Brokers have until around 5:30 Eastern (4:30 Central) to submit exercise or contrary exercise instructions to the OCC (it depends on the rules of the relevant options exchange). In turn the deadline for the brokers' customers may be earlier and will vary from broker to broker.

OCC page on Options Exercise

If for example your broker allowed you to submit an exercise instruction until 4:30 PM, and the price was out of the money at the close, but in the money after the close, you could submit an exercise instruction at 4:29 (assuming you get it in by the 4:30 deadline), as it would not be automatically exercised as the option was not in the money based on the closing price.

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  • (confirmed. It was exercised according to the 16:00 / 4 pm EST closing price, giving me a nice gain when selling the shares in the after-hours market)
    – Aganju
    Sep 17 '20 at 1:59
  • 1
    I just wish there was a way to automatically exercise me...
    – Aganju
    Sep 17 '20 at 2:47
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Brokers have in house rules for who gets assigned prior to expiration but they are not involved in the auto exercise decision for ITM options at expiration.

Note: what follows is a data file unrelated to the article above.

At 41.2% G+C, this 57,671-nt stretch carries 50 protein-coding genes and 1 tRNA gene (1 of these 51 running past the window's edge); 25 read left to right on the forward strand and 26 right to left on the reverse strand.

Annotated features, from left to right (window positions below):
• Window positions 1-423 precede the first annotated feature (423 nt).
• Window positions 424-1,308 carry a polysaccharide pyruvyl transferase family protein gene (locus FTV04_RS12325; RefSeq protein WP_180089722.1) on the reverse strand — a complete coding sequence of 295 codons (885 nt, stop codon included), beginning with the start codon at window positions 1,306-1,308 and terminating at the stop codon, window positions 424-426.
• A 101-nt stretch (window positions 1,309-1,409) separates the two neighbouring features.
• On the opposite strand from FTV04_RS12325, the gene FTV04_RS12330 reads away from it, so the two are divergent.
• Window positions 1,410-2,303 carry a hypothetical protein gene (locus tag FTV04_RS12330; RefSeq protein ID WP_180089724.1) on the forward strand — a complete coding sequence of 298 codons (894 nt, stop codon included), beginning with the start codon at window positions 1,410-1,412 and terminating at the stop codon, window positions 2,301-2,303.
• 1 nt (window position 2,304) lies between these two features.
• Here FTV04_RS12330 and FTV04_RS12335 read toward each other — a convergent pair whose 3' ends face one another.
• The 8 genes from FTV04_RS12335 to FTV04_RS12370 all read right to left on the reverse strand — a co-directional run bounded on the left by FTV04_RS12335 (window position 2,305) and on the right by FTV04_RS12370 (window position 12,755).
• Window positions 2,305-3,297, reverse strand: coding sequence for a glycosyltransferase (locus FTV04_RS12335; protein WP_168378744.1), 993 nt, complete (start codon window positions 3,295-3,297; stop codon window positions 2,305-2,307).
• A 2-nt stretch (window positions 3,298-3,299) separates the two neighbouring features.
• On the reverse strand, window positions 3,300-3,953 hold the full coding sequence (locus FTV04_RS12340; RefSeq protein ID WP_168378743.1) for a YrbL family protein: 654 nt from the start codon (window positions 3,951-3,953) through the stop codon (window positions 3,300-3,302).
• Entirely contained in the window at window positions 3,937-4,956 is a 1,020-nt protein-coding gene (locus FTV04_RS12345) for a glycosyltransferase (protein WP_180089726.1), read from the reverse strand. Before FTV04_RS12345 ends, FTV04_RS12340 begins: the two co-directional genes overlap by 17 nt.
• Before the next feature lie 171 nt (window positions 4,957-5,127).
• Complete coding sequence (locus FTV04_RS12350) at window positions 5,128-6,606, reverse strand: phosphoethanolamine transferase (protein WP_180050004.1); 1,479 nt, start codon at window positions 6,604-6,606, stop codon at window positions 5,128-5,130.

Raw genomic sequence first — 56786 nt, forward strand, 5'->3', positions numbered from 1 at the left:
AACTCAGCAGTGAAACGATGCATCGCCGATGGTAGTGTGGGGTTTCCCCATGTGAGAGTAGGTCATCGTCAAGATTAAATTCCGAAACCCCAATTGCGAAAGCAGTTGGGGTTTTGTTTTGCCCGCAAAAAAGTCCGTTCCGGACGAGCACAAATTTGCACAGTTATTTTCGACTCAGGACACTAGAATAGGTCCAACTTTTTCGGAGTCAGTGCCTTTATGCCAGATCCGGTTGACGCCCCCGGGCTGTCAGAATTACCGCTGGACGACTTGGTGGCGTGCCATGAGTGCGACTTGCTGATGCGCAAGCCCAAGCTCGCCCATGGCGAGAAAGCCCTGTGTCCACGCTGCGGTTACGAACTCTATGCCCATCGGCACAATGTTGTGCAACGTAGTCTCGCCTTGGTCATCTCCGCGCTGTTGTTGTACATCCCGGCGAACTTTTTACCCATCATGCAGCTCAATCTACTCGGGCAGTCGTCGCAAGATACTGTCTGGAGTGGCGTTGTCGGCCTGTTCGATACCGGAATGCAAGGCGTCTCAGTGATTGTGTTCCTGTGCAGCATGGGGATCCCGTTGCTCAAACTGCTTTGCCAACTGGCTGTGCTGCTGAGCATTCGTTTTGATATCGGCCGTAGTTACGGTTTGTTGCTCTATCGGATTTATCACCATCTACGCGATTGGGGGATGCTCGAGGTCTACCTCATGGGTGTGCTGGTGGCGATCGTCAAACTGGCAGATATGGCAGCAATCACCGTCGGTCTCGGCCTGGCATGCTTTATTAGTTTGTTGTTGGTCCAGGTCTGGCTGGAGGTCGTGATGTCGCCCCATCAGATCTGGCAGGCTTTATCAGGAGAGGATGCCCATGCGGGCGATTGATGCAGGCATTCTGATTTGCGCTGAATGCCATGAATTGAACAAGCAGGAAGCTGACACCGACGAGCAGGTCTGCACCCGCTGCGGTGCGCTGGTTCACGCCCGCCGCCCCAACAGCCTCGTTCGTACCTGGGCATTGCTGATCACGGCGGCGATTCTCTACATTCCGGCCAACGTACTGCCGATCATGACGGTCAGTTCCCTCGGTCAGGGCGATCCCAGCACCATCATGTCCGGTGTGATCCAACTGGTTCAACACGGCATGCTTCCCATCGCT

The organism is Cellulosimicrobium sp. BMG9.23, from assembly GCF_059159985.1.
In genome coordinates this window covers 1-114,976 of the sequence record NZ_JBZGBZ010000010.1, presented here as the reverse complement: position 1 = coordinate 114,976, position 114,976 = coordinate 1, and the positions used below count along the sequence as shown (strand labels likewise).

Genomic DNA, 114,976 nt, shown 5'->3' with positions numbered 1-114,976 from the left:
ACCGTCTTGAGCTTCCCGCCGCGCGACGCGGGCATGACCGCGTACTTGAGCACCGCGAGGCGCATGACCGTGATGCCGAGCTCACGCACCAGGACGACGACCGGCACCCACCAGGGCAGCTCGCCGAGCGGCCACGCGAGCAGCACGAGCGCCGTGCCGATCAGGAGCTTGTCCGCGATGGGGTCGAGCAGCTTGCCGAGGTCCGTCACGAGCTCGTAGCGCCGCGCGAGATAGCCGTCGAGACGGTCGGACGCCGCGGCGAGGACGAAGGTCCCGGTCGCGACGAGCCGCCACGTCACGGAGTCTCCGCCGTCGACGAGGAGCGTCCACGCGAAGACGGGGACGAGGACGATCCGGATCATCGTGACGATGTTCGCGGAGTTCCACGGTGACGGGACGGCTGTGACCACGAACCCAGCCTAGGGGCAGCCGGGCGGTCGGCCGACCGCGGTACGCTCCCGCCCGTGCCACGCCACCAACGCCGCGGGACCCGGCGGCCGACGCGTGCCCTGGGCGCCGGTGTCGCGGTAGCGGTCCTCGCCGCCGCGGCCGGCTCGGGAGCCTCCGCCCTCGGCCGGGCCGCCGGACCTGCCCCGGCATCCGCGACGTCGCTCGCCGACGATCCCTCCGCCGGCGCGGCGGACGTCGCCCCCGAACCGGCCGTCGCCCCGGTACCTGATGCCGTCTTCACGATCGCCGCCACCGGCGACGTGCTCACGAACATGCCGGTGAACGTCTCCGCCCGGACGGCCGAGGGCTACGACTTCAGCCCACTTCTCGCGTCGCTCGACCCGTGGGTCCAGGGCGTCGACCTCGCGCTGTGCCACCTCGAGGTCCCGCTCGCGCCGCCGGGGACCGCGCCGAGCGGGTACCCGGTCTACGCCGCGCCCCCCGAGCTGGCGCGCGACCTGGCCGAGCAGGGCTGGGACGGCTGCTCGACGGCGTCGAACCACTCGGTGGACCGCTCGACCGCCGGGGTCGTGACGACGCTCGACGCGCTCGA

In the US, if an option is one cent or more in-the-money (ITM) at expiration, the Option Clearing Corp (OCC) will automatically exercise options whether they are long or short. This is called Exercise by Exception.

If you are long the option, you can designate to the OCC via your broker that it is not auto exercised at expiration. This would make sense if it is ITM by pennies and your commission and/or fees to close the position exceeds the ITM amount. Short sellers have no such ability.

There's a lot of contradictory information out there about when expiration is.

Per Investopedia:

Typically, the last day to trade an option is the third Friday of the expiration month, but the actual expiration time is not until the next day (Saturday).

The NASDAQ offers a more detailed definition: "The expiration time is the time of day by which all exercise notices must be received on the expiration date. Technically, the expiration time is currently 11:59 am Eastern time on the expiration date, but public holders of option contracts must indicate their desire to exercise no later than 5:30 pm on the business day which precedes the expiration date."

A public holder of an option usually must declare their notice to exercise by 5:00 p.m. (or 5:30 p.m. according to NASDAQ) on Friday.